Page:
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Republicans' Medicare plan has risks

Romney and Ryan say they'll preserve the program, but experts say their proposal is still a gamble.

August 19, 2012|Noam N. Levey
  • Republican presidential candidate Mitt Romney writes on a white board during a talk about Medicare this week in South Carolina.
Republican presidential candidate Mitt Romney writes on a white board… (Evan Vucci, Associated…)

WASHINGTON — While Mitt Romney and Paul D. Ryan are campaigning on a promise to "preserve and protect" Medicare, their proposal to revamp the popular government health insurance program would be the plan's biggest gamble since it was created nearly half a century ago.

The members of the Republican presidential ticket argue that giving seniors vouchers to shop for a private insurance plan would spark competition among health insurers, holding down costs and ensuring the long-term viability of Medicare.

But several previous experiments with privatizing Medicare insurance coverage have ended up raising costs to taxpayers. And on the other side, there is little evidence that moving millions of elderly and disabled patients into commercial health plans will protect their coverage or tame the nation's skyrocketing healthcare tab.

"Doubling down on private insurers is a risky proposition," said University of North Carolina health policy professor Jonathan Oberlander, a leading Medicare historian. "Medicare has lost money on private plans for a long time."

In recent days, the campaign debate has focused on one element of the Medicare puzzle: President Obama's effort to reduce Medicare spending by about $716 billion over the next decade as part of his healthcare overhaul. Romney, accusing Obama of "raiding" the program, says he would restore that money. Ryan, who once proposed the same cuts, now says he agrees with his running mate.

By restoring the spending that was cut, Romney and Ryan would open a large deficit in Medicare, pushing the program's main trust fund into the red in just four years, rather than 12 under Obama's plan. The former Massachusetts governor hasn't said how he would address that.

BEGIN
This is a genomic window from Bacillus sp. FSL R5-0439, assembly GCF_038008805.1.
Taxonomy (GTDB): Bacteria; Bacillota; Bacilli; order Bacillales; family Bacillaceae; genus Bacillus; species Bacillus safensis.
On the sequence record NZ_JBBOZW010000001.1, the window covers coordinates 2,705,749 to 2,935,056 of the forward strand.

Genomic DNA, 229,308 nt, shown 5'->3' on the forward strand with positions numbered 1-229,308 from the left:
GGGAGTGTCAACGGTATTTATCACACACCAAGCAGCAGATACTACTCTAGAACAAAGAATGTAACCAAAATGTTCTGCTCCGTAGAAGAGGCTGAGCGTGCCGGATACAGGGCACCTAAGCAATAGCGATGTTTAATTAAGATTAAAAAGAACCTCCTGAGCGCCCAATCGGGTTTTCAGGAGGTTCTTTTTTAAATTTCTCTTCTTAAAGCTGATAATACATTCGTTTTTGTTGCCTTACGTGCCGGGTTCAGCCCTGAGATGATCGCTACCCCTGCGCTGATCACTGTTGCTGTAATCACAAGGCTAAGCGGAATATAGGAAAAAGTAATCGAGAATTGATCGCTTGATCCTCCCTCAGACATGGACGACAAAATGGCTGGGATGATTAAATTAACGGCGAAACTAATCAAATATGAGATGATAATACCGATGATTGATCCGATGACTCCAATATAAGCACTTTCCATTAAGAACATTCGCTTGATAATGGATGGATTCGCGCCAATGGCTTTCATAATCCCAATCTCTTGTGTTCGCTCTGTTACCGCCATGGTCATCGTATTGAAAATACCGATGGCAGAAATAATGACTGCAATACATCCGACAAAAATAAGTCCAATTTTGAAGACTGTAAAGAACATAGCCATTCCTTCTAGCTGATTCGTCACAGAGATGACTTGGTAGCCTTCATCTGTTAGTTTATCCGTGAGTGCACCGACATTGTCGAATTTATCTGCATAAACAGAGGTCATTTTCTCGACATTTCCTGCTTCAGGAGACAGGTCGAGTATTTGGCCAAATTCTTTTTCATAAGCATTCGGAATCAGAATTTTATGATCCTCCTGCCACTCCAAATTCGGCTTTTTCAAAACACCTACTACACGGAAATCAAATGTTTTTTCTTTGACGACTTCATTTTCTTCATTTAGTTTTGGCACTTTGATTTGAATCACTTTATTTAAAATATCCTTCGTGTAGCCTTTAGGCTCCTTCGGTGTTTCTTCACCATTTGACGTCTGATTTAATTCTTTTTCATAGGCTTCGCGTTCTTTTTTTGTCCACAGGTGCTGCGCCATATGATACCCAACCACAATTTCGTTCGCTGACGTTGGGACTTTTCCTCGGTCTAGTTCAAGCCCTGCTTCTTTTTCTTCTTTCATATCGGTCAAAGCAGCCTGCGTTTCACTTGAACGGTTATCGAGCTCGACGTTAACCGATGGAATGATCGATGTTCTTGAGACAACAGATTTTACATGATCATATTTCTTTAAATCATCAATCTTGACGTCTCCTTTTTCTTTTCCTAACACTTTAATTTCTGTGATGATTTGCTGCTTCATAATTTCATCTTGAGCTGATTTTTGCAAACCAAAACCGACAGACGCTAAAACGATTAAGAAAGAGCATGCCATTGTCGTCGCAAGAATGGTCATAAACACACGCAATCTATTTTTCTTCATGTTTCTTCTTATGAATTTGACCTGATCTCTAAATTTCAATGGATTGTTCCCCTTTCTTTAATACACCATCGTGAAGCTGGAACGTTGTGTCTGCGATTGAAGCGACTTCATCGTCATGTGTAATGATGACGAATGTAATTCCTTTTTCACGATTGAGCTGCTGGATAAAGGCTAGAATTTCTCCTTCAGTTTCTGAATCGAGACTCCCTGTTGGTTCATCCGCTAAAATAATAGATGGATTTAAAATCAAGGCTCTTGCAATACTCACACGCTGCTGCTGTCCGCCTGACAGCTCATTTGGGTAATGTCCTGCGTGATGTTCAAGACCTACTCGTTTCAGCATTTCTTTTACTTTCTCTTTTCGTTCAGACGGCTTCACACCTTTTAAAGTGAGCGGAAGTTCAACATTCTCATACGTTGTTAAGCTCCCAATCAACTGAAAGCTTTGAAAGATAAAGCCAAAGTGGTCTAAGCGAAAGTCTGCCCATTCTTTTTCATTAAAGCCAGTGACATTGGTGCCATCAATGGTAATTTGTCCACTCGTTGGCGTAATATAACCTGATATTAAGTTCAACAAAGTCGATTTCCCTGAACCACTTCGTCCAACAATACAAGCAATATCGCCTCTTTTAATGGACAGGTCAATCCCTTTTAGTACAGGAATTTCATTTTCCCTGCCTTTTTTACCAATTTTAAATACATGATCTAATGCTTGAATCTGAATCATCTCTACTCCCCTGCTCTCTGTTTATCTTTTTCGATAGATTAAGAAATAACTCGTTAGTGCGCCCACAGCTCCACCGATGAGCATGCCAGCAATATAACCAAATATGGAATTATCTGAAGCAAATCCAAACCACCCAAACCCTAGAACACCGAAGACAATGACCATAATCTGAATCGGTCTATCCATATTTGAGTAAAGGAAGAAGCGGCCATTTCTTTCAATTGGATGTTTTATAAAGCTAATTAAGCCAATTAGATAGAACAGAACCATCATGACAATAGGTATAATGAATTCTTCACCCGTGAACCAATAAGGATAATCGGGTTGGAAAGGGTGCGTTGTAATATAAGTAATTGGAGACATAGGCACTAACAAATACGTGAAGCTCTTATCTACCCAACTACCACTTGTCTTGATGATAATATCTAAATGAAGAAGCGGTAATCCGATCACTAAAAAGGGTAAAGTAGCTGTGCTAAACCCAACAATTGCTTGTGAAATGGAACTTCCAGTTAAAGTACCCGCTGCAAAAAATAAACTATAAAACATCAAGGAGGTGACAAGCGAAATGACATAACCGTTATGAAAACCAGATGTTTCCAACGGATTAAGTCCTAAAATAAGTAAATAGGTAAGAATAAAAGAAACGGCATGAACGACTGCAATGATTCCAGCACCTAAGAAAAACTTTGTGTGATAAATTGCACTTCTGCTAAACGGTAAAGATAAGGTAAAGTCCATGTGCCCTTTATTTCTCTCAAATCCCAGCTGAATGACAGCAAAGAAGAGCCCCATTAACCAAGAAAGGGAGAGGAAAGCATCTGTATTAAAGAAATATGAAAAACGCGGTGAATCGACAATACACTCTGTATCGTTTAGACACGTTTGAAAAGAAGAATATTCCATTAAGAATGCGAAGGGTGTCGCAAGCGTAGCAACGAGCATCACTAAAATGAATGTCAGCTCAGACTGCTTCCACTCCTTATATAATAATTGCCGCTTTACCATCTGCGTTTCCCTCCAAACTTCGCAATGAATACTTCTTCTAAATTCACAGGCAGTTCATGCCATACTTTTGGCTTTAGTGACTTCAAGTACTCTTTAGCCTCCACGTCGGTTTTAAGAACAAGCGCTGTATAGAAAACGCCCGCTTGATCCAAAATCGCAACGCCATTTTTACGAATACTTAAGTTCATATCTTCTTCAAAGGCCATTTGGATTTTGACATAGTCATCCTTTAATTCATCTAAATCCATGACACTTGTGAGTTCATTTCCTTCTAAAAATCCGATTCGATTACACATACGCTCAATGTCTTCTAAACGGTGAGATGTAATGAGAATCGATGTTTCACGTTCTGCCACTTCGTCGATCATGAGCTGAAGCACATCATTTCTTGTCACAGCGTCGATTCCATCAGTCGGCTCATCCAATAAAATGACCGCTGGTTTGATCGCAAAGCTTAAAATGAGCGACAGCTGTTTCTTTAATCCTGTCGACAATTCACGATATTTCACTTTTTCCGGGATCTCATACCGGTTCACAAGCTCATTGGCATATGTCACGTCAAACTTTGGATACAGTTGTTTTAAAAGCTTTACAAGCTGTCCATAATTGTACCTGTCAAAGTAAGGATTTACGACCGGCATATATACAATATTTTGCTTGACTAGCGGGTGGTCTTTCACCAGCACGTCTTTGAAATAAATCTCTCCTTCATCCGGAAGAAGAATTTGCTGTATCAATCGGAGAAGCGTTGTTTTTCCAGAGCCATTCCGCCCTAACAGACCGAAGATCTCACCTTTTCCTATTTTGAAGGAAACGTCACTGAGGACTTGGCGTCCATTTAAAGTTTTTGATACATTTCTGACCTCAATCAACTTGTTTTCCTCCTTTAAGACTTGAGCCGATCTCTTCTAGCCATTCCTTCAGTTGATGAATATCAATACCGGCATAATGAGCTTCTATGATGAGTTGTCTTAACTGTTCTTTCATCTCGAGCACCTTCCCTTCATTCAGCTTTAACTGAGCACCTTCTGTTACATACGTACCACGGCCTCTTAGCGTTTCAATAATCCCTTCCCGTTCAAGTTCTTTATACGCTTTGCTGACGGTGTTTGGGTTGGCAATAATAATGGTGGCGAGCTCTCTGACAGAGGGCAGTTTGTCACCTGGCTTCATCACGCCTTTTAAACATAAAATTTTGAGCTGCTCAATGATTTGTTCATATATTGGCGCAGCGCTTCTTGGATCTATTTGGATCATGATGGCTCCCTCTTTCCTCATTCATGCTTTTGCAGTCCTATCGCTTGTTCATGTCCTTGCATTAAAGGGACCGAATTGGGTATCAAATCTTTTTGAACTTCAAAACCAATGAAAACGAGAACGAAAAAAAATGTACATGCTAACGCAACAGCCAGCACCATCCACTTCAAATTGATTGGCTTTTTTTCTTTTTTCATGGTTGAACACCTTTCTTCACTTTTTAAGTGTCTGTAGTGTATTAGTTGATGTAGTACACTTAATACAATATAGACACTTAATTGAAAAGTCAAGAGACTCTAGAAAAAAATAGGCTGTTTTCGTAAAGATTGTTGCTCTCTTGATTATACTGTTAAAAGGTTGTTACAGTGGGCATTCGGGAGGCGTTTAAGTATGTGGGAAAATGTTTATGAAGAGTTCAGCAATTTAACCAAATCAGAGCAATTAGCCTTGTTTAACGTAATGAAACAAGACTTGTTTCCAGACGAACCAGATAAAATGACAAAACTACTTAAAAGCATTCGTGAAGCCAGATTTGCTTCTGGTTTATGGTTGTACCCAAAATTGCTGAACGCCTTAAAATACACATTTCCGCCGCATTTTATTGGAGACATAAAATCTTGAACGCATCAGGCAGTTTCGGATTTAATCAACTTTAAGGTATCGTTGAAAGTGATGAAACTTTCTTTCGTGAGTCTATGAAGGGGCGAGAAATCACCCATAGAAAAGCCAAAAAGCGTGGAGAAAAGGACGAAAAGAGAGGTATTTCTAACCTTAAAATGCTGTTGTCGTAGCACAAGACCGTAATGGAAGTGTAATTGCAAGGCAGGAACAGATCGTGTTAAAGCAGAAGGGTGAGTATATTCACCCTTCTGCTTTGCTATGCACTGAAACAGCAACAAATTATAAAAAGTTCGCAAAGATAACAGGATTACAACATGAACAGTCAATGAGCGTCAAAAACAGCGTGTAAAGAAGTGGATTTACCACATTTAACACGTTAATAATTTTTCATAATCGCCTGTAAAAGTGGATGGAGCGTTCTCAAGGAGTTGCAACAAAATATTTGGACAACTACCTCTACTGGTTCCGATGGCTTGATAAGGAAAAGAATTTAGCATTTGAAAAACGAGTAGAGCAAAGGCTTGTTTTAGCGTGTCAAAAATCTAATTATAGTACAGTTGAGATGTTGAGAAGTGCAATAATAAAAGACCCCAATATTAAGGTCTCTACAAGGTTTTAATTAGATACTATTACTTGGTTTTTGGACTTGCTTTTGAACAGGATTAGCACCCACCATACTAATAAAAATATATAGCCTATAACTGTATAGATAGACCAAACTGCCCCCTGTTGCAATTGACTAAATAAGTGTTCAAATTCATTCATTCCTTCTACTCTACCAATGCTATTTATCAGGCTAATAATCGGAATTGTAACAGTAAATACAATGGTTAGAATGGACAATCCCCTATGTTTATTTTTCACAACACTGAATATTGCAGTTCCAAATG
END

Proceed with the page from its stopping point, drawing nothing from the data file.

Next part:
The sniping over those cuts, however, obscures bigger questions about what Medicare will look like for the roughly 50 million elderly and disabled Americans who rely on it.

In the face of unsustainable costs, Obama is pursuing a Medicare strategy, enacted in his 2010 healthcare law, that relies heavily on federal administration of the insurance program to force doctors and hospitals to improve their quality and efficiency. That is designed to preserve the program largely in its current form.

Romney, Ryan and other Republicans say that approach won't work.

"The future of Medicare should be marked by competition, choice, and by innovation, rather than bureaucracy, stagnation and bankruptcy," Romney said last fall when he unveiled his Medicare plan. "Tomorrow's seniors should have the freedom to choose what their health coverage looks like."

If Romney and Ryan are wrong, however, seniors would end up paying much more for medical coverage. The Congressional Budget Office, a nonpartisan federal agency, estimates that Ryan's latest plan -- which closely parallels Romney's -- would increase the average cost for a senior entering the program in 2030 by as much as $2,200 a year.

To be sure, there is no guarantee Obama's strategy will preserve Medicare. Previous efforts to squeeze payments to medical providers have a mixed record. The government's own actuaries suggest the deep cuts contemplated in the Affordable Care Act could drive some hospitals and doctors out of business.

Under the president's plan, Medicare's main trust fund is still projected to begin running in the red in 2024 as baby boomers flood the program and their medical bills outpace the payroll taxes that finance benefits. This year, the trustees overseeing Medicare urged lawmakers to act "as soon as possible" to shore up the program's finances.

Republicans have long tried to enlist insurance companies to do this, by replacing Medicare's current structure of standardized benefits and premiums.

In a privatized system, individual insurance companies could offer varied benefits and premiums as they compete to attract seniors.

Seniors, in turn, would use a voucher with a value linked to the cost of available insurance plans. Seniors who want a more expensive plan would have to pay the difference.

Romney and Ryan, while providing little detail about their plan, say they would preserve the current Medicare program as an option -- although the voucher would not necessarily cover the cost of enrolling. They would delay implementation of the plan for 10 years, allowing all Americans now 55 or older to get into the current system.

Critically, many premium support plans, including Ryan's, limit how quickly the value of the voucher would increase over time. That means that if insurance premiums rise more quickly than the value of the voucher, seniors -- and not the federal government -- would have to pay more. That would ensure Medicare spending remains in check while shifting risk to individual seniors.

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